The reason that road is wide is because most people believe in payback justice. So the people on that "broad road" are not only the criminals, those who hurt others with their cruelty, those who victimize, but also those who want to see those people suffer for what they have done, those who want to make them pay, those who long for hell. They are on that same broad road because they are swept up in that cycle of violence of hurting and being hurt, that endless spiral of retribution. Our blind-spot is that we think that it's good and we call it "justice." The broad road is thus filled with religious people, with "good" people.

Jesus instead is calling us to the narrow road of compassion and forgiveness and enemy love. He is pleading with us to recognize that blame and payback are killing us. Literally. I saw a documentary recently about how the Russians, when they invaded Berlin in the final days of WWII, had a widespread practice of plundering and raping civilians. Why were they so brutal? One word: Retribution. They had suffered brutality under the Nazis in a way that we Americans had not, and now they wanted retribution. That's a pattern that we see tragically repeated in history over and over again. 

So again, when I say it is "killing us" I really do mean literally. People right now kill other people in the name of justice, whether it's a personal vendetta or a state action. We send drones overseas and those drones rip people into ribbons-- often times killing little kids or other innocent bystanders. That's sin. All sorts of people are abused or raped. That's sin. So we don't need to make up a pretend sin problem. There are very real ones right in our neighborhood, and for many of us in our own past. Perhaps we are perpetrators or perhaps we are victims (to some extent we have all hurt others, and been hurt ourselves), but either way we need to get off that treadmill of hurt, and learn to walk in love. That's a very hard road to walk. That's what those two roads are about. That's what Jesus meant.

When Paul speaks of our declaring that "Jesus is Lord" he means that the crucified one is Lord and the one who crucifies (Caesar) is not Lord. It means that the one who appears as a criminal, a failure, as forsaken, damned, blamed, rejected, as the terrorist, the criminal... that one hanging on the cross is the holy and righteous Son of God. In contrast, the one who stands for justice, who is strong and rich and glorious and right... that one is a sham. The whole system is a sham. That's what Paul was doing in proclaiming the crucified one. That's why he said it was "foolishness" and a scandal. It still is.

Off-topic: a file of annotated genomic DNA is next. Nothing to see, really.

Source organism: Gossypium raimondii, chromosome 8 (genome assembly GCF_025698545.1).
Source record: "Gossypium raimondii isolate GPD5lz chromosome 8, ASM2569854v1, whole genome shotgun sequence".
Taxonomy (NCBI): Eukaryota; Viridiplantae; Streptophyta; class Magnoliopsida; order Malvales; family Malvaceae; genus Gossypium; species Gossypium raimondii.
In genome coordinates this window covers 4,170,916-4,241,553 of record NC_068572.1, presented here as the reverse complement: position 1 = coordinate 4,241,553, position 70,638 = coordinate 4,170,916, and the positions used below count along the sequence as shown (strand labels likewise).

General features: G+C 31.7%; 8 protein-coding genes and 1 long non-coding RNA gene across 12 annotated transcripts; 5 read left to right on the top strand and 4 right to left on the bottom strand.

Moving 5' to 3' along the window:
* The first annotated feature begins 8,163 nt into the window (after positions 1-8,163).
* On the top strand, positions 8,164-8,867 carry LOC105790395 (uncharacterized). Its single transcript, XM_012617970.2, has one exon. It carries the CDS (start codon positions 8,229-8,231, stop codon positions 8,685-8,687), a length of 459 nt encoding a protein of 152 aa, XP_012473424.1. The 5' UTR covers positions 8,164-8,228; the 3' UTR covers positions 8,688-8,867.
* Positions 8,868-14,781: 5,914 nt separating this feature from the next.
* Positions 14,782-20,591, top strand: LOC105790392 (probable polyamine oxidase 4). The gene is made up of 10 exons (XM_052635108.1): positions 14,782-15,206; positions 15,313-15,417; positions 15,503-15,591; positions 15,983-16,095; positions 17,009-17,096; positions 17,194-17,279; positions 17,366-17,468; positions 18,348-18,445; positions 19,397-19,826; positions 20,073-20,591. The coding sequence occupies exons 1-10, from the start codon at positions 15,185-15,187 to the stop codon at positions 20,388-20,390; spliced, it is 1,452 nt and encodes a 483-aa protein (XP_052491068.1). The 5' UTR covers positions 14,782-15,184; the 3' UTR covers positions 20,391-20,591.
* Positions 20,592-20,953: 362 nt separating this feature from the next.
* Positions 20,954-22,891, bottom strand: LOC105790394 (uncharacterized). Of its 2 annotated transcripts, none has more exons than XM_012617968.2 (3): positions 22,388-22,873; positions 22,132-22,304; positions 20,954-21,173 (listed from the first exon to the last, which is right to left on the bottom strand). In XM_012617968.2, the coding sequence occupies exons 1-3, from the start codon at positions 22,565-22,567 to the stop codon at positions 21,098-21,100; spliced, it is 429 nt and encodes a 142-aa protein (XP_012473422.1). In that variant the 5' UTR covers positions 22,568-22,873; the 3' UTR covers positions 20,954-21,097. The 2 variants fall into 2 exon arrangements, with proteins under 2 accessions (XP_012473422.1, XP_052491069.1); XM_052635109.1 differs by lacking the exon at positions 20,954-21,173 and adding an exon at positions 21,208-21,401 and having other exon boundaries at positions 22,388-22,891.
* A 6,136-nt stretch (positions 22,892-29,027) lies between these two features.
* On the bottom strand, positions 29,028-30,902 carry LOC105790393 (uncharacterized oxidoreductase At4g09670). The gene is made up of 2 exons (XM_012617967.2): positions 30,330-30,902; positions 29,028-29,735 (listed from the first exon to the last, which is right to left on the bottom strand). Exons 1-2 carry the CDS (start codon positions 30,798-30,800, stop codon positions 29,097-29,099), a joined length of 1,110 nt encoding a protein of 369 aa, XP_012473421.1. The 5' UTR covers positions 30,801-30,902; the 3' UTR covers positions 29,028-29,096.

Jesus calls us to identify with the "least" and with our enemies. By the "least" he does not mean someone we sympathize with, like Dicken's Tiny Tim or poor Cosette from Les Mis.  No, the "least" are those who we regard as the least and the lowest. Those we are revolted by and find unworthy. To identify with the crucified is to identify with them. The beauty is that when we can make room in our hearts to love the unlovable that also includes an unconditional embrace of ourselves.

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18 Comments:

At 1:21 AM, OpenID evidence2hope said...

This may come across as just rambling so I apologise in advance

"It was humanity who needed to crucify Jesus so that we could be convicted by seeing our wickedness made plain and naked before us"

This is the bit I'm struggling to get my head around. We needed to kill him so we could see everything that is wrong with us. It reminds me of an episode of the TV show Angel where a group of very wound up and paranoid people hang Angel and then the suddenly see what they have done, and look on in horror before moving away. Are you saying that in a way, we've tried to bury the horror of it by saying that it was Gods choosing, he sent his Son to bear this and try and distance ourselves from it whilst somehow still saying its our fault? On a slightly separate issue, where does this leave the "foretelling" in the Old Testament?

 
At 6:13 AM, Blogger Michael Cole said...

Derek,